The Israeli Organization Fighting to Help Women Have Babies

Were it an American philanthropy, Efrat would probably be labeled “pro-life,” and grouped alongside the “crisis pregnancy centers”—usually run by Christian groups—that have stoked the ire of left-wing activists. But the watchword of this Jerusalem-based organization is “choice.” Mary Margaret Olohan writes:

Efrat has saved the lives of 83,467 children since its founding, according to the cheery signs on the wall in the pregnancy center’s storage center, where [its] executive director Nir Salomon energetically explained the pregnancy center’s mission to our visiting group of American Catholics. . . . He emphasized that Efrat aims to empower women to make their own choices about their babies without pressure from husbands, boyfriends, parents, or other outside influences.

“When a woman comes to us, we tell her, ‘You have an option to abort. It is legal in Israel. But you also have the option to have a child,’” he said. “And that is the unique proposition of Efrat.”

Efrat was founded by the late Holocaust survivor Herschel Feigenbaum, who . . . wanted to create a non-profit encouraging childbirth to replace the many Jewish children slaughtered during the Holocaust. . . . Many Israeli women considering abortion already have children, Salomon said, noting that 56 percent of the women Efrat helps are married. Often, a woman’s husband has told her that they cannot afford another child. Efrat wants these families to know that they can, in fact, afford another baby—and Efrat will help make that baby’s entry into the world smoother.

A family’s fear may boil down to something as simple as a crib, Salomon said. The family cannot afford a crib and thus feels like it cannot afford a child. That simple act of providing Israeli families with that crib, or even with diapers or formula, is a major game changer. . . . Concerns do not end there, of course. Many families want to know how they will afford their baby after he or she is born. Here Efrat also has an answer—for the first two years after the baby’s birth, Efrat sends the families a box of baby products and food every month.

Read more at Daily Signal

More about: Abortion, Charity, Children, Israeli society

 

The ICJ’s Vice-President Explains What’s Wrong with Its Recent Ruling against Israel

It should be obvious to anyone with even rudimentary knowledge of the Gaza war that Israel is not committing genocide there, or anything even remotely akin to it. In response to such spurious accusations, it’s often best to focus on the mockery they make of international law itself, or on how Israel can most effectively combat them. Still, it is also worth stopping to consider the legal case on its own terms. No one has done this quite so effectively, to my knowledge, as the Ugandan jurist Julia Sebutinde, who is the vice-president of the ICJ and the only one of its judges to rule unequivocally in Israel’s favor both in this case and in the previous one where it found accusations of genocide “plausible.”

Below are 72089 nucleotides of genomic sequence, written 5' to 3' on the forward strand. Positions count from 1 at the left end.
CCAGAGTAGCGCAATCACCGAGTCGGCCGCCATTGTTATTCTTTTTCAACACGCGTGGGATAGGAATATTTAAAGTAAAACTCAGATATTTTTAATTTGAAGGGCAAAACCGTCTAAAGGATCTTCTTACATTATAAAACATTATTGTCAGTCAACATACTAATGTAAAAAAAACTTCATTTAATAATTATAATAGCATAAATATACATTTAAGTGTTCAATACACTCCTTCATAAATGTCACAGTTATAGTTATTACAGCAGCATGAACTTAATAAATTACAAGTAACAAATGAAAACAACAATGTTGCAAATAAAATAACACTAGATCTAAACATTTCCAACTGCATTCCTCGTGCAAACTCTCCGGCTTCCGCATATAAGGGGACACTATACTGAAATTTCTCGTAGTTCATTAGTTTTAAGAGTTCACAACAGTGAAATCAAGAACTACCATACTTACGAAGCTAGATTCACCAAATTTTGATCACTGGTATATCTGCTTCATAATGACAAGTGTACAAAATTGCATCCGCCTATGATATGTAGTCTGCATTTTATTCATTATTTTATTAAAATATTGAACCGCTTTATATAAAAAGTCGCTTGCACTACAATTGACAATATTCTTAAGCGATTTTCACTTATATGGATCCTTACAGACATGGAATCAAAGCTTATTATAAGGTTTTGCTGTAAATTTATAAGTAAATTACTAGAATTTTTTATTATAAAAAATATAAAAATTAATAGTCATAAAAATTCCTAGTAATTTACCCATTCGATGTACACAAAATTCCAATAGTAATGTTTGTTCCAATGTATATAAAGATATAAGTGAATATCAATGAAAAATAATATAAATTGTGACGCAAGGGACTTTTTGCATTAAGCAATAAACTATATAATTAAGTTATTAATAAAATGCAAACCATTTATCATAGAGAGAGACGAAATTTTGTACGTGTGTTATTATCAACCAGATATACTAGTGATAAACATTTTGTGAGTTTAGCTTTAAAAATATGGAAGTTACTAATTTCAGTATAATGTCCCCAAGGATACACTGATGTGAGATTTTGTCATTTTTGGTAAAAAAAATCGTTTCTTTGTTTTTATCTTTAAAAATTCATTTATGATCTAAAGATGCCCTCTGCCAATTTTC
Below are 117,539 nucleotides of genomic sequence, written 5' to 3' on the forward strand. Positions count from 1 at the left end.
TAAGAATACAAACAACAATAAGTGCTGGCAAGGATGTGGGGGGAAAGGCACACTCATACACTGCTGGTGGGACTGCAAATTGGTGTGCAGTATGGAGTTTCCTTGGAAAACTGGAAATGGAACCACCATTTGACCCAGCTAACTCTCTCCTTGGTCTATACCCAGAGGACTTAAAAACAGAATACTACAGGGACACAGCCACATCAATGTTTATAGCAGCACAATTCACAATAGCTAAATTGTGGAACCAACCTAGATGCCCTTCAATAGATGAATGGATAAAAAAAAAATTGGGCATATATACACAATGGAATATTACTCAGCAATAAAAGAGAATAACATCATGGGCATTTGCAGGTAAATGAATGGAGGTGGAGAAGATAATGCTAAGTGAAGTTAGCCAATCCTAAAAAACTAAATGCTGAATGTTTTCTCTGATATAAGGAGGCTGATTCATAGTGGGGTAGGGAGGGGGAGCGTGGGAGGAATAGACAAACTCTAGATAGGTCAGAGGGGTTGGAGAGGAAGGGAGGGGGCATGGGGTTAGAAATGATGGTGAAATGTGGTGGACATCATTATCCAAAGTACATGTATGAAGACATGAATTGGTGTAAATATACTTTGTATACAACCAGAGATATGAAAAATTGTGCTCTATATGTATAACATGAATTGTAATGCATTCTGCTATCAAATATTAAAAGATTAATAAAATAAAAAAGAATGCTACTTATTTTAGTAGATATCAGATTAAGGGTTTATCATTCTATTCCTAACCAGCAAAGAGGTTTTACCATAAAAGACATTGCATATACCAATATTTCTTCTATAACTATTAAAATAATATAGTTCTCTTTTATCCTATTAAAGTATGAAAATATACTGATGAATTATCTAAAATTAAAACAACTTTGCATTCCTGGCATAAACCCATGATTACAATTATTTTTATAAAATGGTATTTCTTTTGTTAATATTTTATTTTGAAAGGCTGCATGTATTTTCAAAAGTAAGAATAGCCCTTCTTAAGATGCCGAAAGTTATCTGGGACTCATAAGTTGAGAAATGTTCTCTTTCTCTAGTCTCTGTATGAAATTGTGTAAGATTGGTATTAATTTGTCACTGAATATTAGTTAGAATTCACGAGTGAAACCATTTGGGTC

Sebutinde begins by questioning the appropriateness of the court ruling on this issue at all:

Once again, South Africa has invited the Court to micromanage the conduct of hostilities between Israel and Hamas. Such hostilities are exclusively governed by the laws of war (international humanitarian law) and international human-rights law, areas where the Court lacks jurisdiction in this case.

The Court should also avoid trying to enforce its own orders. . . . Is the Court going to reaffirm its earlier provisional measures every time a party runs to it with allegations of a breach of its provisional measures? I should think not.

Sebutinde also emphasizes the absurdity of hearing this case after Israel has taken “multiple concrete actions” to alleviate the suffering of Gazan civilians since the ICJ’s last ruling. In fact, she points out, “the evidence actually shows a gradual improvement in the humanitarian situation in Gaza since the Court’s order.” She brings much evidence in support of these points.

She concludes her dissent by highlighting the procedural irregularities of the case, including a complete failure to respect the basic rights of the accused:

I find it necessary to note my serious concerns regarding the manner in which South Africa’s request and incidental oral hearings were managed by the Court, resulting in Israel not having sufficient time to file its written observations on the request. In my view, the Court should have consented to Israel’s request to postpone the oral hearings to the following week to allow for Israel to have sufficient time to fully respond to South Africa’s request and engage counsel. Regrettably, as a result of the exceptionally abbreviated timeframe for the hearings, Israel could not be represented by its chosen counsel, who were unavailable on the dates scheduled by the Court.

It is also regrettable that Israel was required to respond to a question posed by a member of the Court over the Jewish Sabbath. The Court’s decisions in this respect bear upon the procedural equality between the parties and the good administration of justice by the Court.

Read more at International Court of Justice

More about: Gaza War 2023, ICC, International Law